The consumer electronics and digital TV markets should expect a difficult but by no means catastrophic 2009, according to an IMS Research report. The report is forecasting that, setting aside the U.S. DTV converter box program, that set-top box revenues in the U.S. will decline 5% from 2008 to 2009 and that volumes will actually rise, albeit at a weak 9.3% annual rate over the same period. Globally, IMS Research is forecasting a 2% decline in revenues from 2008 to 2009 on 5% volume growth.
“While the market crisis has made financing an issue for some operators in developing regions, most are still pursuing their digitization strategies, including HD and DVR rollouts that require new set-top boxes,” said Anna Hunt, IMS’ Consumer Electronics Research Director.
Hunt continues, "While many consumers will very likely cut back on their entertainment budgets, TV remains a relatively cheap form of entertainment. Nonetheless, we are expecting ARPU growth to slow or even decline during the period. As a result, set-top suppliers are expecting considerable pressure on pricing in 2009, and low-cost segments such as cable DTA adapters could see considerable growth during the next two years."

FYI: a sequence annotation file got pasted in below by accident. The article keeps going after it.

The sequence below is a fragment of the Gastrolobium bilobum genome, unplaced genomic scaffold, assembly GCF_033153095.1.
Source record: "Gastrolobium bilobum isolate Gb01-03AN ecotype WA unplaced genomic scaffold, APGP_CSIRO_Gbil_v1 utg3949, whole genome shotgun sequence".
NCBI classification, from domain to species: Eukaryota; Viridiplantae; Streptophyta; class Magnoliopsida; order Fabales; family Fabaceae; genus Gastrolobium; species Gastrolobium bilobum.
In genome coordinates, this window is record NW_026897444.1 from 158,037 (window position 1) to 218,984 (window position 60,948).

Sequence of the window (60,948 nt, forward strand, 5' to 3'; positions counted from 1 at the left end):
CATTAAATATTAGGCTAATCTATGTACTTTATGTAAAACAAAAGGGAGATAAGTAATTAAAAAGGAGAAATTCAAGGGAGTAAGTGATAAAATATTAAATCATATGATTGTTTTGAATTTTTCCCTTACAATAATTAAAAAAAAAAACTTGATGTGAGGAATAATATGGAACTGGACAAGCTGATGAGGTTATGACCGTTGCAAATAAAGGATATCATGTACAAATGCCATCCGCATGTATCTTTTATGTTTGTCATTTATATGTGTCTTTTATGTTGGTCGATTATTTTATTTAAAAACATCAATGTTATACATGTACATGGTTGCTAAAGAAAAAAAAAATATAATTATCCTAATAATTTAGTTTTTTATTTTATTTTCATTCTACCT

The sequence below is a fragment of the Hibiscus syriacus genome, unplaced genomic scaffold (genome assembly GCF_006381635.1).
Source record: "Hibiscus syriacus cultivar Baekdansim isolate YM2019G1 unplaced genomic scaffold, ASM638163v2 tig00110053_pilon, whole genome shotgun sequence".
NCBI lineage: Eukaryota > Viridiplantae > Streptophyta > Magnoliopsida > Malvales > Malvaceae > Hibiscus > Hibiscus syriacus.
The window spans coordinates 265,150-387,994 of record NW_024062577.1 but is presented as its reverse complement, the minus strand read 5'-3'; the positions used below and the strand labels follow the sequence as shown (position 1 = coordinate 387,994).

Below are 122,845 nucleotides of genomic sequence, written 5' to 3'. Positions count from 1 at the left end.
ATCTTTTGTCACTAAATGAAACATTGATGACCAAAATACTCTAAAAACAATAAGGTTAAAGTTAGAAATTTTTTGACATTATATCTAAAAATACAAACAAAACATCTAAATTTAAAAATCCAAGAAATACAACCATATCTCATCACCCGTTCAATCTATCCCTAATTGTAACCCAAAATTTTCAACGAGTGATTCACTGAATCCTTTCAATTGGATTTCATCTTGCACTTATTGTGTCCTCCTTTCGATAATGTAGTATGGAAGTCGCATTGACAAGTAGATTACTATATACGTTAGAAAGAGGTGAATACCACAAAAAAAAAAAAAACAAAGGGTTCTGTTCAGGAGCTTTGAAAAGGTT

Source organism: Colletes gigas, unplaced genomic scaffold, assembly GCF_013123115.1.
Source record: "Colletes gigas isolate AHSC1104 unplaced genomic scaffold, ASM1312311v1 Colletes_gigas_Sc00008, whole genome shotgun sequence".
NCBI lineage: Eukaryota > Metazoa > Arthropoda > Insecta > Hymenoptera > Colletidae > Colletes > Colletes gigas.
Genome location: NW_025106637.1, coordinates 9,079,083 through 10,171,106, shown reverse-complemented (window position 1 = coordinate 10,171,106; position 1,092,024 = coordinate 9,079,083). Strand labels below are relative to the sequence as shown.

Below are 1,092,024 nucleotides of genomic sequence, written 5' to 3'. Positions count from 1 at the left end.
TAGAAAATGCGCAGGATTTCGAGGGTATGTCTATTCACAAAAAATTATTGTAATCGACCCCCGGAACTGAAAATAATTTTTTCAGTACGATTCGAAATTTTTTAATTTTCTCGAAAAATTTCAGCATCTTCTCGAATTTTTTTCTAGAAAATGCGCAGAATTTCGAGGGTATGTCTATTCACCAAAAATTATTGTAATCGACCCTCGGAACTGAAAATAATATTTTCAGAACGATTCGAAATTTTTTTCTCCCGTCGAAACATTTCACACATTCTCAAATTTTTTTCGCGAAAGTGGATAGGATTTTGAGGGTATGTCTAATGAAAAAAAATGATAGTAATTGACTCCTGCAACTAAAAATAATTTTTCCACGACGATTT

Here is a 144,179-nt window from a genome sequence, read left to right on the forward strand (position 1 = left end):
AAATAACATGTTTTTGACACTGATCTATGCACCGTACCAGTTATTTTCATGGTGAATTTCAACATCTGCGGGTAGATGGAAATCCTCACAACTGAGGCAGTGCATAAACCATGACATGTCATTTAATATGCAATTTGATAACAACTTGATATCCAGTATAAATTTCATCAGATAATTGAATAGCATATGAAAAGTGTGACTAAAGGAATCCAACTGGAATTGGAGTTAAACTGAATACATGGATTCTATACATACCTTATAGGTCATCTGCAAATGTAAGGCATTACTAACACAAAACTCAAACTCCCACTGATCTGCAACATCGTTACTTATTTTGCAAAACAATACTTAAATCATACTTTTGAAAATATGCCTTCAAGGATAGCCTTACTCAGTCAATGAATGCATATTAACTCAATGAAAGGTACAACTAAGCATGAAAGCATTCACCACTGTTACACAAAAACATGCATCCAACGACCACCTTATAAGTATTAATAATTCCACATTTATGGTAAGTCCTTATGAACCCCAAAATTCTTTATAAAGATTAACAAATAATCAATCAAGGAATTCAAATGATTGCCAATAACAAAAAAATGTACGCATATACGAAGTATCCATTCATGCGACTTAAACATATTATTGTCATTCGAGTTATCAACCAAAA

However, according to Stephen Froehlich, a senior analyst in IMS’ Consumer Electronics group, "The assumed recession hits the TV set market at a particularly critical juncture, destroying a major profit opportunity for TV manufacturers. By the time the economy recovers in 2010 or 2011 and consumers are willing to buy more expensive sets, the high-performance (120 Hz, high contrast ratio), LCD TV market will be much more commoditized than it is now, removing a major profit opportunity for Samsung, Sony, and other competitors in the luxury TV segment."
IMS Research expects global TV set revenues to be off by 11% in 2009, down to $90 billion from $101 billion in 2008 on a volume decline of just 2%.
to Daily News